Glamour Magazine, in an interview with Paula Haag, author of Marriage Confidential, asked about the semi-happy marriage.

Glamour: Why did you decide to write this book?

Pamela Haag: I was drawn to it by the marriages that I saw every day, including my own. I’m married to a great guy, and he’s a wonderful husband. But nonetheless, over the years, I haven’t felt totally fulfilled by marriage. So I conducted a survey of almost 2,000 people and found that many of them felt the same way.

Glamour: Is that the “semi-happy marriage”?

Pamela Haag: Yes: It’s not that the marriage is terrible, with people who are arguing or miserable. But they’re stuck in an ambivalent stage. I’ve always heard there was a question that Baltimore Orioles manager Earl Weaver used to ask his pitcher Jim Palmer when Palmer was struggling: “Are you going to get any better, or is this it?” That’s the soul of the semi-happy question: Is this all there is?

Glamour: So are we supposed to settle for the nice guy, or go for the one we’re totally crazy for?

Pamela Haag: We grew up with a romantic ideal, but a lot of women aren’t sure if they believe in it. Experts say compatibility is key. But when a marriage is too much like a friendship, it loses energy.

Glamour: So how does one avoid falling into a semi-happy rut?

Pamela Haag: It’s more about how you live in a marriage than whom you choose. I think people in happy marriages live like they’re on vacation all the time, in the sense that they’re paying attention to each other and trying to have some fun. Marriage should be enjoyable rather than just hard work.

Haag’s viewpoint is consistent with a cultural view about marriage. Her husband is a great and wonderful guy, but he is unable to make her happy on a consistent basis. Her view of marriage and happiness is influenced by ambivalence. My understanding of ambivalence is when two conflicting emotions collide with each other such as love and hate, happiness and sadness. Marriage has many more components than happiness, peace, joy etc… It seems that Pamela is unclear on what marriage truly offers couples. Marriage allows couples to form a shared identity that is based upon sacrificial love and faith. In order for couples to form a shared identity they must understand how God feels about their spouse. Our identity comes from God’s feelings and love toward us rather than how we feel about ourselves or each other. Couples will learn that it is impossible to understand everything about their spouse as they embrace God’s view of their own life as well as his/her spouse. The mystery of God’s love for each one of us will put each couple on a quest to look not only look for God’s grace upon our spouse but also his purpose and plan for them. Couples who do not celebrate God’s love and forgiveness for their spouse will become blind to the value and extravagant love that has lavished upon them.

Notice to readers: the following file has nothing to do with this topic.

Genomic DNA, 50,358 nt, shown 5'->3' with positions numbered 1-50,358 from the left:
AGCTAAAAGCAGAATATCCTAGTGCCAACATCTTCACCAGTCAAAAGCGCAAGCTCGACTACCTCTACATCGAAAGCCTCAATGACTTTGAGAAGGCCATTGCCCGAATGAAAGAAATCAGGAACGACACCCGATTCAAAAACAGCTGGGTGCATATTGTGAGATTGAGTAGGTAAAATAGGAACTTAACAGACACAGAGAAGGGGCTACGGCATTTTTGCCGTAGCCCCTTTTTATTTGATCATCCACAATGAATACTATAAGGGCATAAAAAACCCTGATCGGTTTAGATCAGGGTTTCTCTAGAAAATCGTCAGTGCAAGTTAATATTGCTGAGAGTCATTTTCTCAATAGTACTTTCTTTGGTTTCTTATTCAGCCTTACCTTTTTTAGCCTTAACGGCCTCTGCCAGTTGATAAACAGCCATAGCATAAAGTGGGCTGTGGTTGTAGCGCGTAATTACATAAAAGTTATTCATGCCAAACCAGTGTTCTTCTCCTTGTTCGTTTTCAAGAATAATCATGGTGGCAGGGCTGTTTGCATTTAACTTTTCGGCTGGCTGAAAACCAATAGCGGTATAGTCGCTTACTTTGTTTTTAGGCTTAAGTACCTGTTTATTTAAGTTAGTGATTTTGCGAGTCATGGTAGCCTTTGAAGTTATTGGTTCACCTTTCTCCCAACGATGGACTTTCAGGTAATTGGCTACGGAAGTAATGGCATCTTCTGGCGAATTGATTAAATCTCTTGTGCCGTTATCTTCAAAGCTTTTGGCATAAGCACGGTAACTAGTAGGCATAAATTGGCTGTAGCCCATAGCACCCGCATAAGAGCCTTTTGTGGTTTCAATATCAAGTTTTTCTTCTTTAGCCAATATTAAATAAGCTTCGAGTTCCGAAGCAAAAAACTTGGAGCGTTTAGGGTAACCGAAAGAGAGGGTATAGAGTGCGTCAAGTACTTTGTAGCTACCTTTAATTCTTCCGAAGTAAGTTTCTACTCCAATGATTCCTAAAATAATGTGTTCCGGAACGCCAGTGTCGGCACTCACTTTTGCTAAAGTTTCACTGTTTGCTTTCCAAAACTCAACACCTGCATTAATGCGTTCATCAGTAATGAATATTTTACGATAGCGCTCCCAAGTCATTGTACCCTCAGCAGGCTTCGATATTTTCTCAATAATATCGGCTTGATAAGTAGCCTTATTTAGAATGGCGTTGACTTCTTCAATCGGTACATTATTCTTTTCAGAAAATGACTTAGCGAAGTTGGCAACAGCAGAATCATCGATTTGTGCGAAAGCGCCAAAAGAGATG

Marriage is a relationship that includes the environments of: shared identity, friendship, and sacrificial love and covenant promises. Couples who neglect any one of these environments will struggle to grow their relationship and eventually look for their marriage to increase their personal happiness. If this happens, marriage will be evaluated by a “what has it done for me lately,” attitude rather than intentionally investing in their identity, friendship and sacrificial love toward each other. I believe Pamela’s last statement may indicate that she and her husband do not have children in their lives. A happy marriage is not like being on a vacation, real life does not happen on vacation. Marriage is all about faithfulness – being faithful to love and serve one another. Vacations come and go but marriage and family life is where you live every day. Be sure to celebrate your shared identity, friendship, sacrificial love and covenant promises.